Commutative Semantics for Probabilistic Programming

  • Sam StatonEmail author
Conference paper
Part of the Lecture Notes in Computer Science book series (LNCS, volume 10201)


We show that a measure-based denotational semantics for probabilistic programming is commutative.

The idea underlying probabilistic programming languages (Anglican, Church, Hakaru, etc.) is that programs express statistical models as a combination of prior distributions and likelihood of observations. The product of prior and likelihood is an unnormalized posterior distribution, and the inference problem is to find the normalizing constant. One common semantic perspective is thus that a probabilistic program is understood as an unnormalized posterior measure, in the sense of measure theory, and the normalizing constant is the measure of the entire semantic domain.

A programming language is said to be commutative if only data flow is meaningful; control flow is irrelevant, and expressions can be re-ordered. It has been unclear whether probabilistic programs are commutative because it is well-known that Fubini-Tonelli theorems for reordering integration fail in general. We show that probabilistic programs are in fact commutative, by characterizing the measures/kernels that arise from programs as ‘s-finite’, i.e. sums of finite measures/kernels.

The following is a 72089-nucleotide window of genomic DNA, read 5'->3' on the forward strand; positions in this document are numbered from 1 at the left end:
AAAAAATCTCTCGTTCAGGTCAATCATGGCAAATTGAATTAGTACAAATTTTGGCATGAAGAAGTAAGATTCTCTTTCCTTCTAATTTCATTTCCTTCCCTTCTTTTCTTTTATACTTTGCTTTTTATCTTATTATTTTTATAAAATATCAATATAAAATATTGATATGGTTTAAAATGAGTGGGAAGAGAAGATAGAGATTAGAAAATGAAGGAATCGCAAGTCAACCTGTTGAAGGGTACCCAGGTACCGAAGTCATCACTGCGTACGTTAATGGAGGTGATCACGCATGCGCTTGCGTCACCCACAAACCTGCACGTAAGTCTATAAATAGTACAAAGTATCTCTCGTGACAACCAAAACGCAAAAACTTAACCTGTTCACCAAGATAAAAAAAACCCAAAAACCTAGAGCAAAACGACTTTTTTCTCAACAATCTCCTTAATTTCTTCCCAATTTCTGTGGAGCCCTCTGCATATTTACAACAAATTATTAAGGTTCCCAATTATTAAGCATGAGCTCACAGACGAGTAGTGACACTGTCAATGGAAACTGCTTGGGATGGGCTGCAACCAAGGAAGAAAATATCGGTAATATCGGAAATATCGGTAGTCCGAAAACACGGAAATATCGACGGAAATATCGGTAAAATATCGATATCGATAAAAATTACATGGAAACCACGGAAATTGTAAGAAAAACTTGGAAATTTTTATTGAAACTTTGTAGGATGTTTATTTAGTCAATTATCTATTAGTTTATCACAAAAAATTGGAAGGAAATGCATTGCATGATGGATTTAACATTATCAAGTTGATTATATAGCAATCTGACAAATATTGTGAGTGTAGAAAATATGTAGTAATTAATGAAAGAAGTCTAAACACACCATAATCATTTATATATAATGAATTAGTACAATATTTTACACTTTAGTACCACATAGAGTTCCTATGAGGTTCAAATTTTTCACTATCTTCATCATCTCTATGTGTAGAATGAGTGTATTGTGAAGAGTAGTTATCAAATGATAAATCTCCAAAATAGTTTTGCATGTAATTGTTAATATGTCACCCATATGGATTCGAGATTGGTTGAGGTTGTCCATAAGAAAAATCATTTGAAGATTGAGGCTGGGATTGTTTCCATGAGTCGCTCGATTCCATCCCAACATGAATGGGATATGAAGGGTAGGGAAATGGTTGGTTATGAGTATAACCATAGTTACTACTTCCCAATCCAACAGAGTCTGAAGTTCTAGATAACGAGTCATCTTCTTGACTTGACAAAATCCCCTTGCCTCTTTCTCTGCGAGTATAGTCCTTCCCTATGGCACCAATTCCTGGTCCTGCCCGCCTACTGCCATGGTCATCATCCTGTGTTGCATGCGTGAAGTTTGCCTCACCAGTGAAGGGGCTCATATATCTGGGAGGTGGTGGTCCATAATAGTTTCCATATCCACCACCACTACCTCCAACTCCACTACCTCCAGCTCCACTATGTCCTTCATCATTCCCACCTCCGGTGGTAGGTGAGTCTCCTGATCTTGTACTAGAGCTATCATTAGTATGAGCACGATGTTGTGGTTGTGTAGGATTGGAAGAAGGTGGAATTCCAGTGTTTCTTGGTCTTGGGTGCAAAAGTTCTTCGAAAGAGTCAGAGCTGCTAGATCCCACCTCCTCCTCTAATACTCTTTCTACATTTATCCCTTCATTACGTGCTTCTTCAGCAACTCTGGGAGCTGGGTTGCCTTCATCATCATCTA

The result is of theoretical interest, but also of practical interest, because program transformations based on commutativity help with symbolic inference and can improve the efficiency of simulation.


Probability Measure Lebesgue Measure Measurable Space Importance Sampling Sampling Semantic 
These keywords were added by machine and not by the authors. This process is experimental and the keywords may be updated as the learning algorithm improves.



I am profoundly grateful to my coauthors on [43] for many discussions about the problems and examples in this subject (C. Heunen, O. Kammar, F. Wood, H. Yang). The MFPS 2016 special session on Probabilistic Programming was also illuminating and it was helpful to discuss these issues with the participants (J Börgstrom, D Roy, CC Shan and others). Thanks too to Adam Ścibior and the ESOP reviewers.

Research supported by a Royal Society University Research Fellowship.


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Copyright information

© Springer-Verlag GmbH Germany 2017

Authors and Affiliations

  1. 1.University of OxfordOxfordUK

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